Are fossil dating methods accuracy
No matter what the radiometric date turned out to be, our geologist would always be able to ‘interpret’ it.
He would simply change his assumptions about the history of the rock to explain the result in a plausible way. Wasserburg, who received the 1986 Crafoord Prize in Geosciences, said, ‘There are no bad chronometers, only bad interpretations of them!
For example, a geologist may examine a cutting where the rocks appear as shown in Figure 1.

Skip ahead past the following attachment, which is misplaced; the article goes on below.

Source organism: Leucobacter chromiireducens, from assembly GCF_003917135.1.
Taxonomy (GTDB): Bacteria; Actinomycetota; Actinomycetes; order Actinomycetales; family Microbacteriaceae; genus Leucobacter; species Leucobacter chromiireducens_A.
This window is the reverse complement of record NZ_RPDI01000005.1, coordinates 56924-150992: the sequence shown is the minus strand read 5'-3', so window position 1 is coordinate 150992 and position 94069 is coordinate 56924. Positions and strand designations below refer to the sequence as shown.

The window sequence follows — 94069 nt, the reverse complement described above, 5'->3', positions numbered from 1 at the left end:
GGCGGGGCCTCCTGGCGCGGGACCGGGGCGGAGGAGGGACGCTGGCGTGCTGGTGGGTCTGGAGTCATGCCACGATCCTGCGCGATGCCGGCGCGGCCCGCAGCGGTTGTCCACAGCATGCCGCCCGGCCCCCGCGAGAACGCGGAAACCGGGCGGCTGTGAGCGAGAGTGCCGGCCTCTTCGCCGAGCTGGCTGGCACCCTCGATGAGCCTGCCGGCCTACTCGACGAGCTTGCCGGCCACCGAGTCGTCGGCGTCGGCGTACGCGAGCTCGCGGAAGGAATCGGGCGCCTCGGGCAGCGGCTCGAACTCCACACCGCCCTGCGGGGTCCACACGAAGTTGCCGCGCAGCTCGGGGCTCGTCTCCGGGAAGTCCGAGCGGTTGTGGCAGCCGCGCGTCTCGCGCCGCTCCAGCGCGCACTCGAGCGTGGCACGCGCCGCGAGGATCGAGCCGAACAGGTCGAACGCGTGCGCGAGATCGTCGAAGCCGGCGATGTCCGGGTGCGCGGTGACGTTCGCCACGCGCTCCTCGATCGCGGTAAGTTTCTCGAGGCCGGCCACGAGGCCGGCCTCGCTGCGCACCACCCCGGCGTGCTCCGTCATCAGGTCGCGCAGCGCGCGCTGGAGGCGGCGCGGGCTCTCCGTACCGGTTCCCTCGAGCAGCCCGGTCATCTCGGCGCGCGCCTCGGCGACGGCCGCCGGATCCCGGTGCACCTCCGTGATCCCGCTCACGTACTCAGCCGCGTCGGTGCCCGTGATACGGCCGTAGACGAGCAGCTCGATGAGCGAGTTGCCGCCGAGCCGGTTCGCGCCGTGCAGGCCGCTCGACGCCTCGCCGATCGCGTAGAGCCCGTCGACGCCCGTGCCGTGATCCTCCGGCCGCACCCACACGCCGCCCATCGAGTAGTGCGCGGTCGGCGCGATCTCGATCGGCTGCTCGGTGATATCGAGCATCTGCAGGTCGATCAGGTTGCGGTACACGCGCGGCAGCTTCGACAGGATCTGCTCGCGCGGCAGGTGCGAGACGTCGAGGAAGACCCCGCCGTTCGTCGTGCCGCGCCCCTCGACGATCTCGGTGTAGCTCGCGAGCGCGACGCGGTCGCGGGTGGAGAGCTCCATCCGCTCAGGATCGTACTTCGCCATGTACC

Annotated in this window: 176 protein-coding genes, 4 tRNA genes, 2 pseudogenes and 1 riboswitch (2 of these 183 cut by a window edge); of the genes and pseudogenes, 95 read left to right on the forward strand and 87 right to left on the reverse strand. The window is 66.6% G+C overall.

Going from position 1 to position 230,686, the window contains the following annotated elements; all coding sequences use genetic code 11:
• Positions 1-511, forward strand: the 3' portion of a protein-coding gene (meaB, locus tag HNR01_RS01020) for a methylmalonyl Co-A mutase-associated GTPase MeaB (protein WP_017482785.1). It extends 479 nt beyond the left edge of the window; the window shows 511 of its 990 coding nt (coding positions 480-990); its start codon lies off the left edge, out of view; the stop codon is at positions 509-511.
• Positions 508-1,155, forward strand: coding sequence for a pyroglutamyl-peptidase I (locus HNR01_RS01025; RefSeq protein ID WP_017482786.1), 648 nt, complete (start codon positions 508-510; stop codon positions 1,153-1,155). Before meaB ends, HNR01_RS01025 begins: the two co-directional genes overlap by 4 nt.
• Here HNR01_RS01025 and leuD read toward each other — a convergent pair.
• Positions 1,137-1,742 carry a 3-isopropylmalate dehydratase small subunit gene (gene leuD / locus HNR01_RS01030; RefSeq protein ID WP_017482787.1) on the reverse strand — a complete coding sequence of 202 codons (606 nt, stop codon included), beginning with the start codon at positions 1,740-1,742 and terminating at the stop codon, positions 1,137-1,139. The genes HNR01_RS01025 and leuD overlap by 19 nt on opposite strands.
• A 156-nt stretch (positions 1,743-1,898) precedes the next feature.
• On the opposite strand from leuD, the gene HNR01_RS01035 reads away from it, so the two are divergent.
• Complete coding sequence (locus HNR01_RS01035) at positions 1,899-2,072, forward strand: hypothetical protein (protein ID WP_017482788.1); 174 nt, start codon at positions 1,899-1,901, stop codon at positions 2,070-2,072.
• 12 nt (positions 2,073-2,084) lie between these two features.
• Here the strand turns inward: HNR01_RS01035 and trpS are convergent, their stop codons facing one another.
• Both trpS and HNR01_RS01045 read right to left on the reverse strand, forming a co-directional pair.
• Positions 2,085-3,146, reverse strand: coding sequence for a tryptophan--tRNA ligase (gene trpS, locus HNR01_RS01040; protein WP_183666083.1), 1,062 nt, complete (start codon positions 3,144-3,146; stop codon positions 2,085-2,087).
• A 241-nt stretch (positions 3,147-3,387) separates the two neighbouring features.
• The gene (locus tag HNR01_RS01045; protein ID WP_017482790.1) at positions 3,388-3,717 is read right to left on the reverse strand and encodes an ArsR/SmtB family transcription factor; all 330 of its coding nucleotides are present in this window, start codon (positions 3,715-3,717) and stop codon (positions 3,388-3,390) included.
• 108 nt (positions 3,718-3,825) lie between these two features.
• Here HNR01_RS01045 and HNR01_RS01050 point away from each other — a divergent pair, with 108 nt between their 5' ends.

Here he can see that some curved sedimentary rocks have been cut vertically by a sheet of volcanic rock called a dyke.
On his return, he sends his sample to the laboratory for dating, and after a few weeks receives the lab report.In the same way, by identifying fossils, he may have related Sedimentary Rocks B with some other rocks.Creationists would generally agree with the above methods and use them in their geological work.’ In fact, there is a whole range of standard explanations that geologists use to ‘interpret’ radiometric dating results.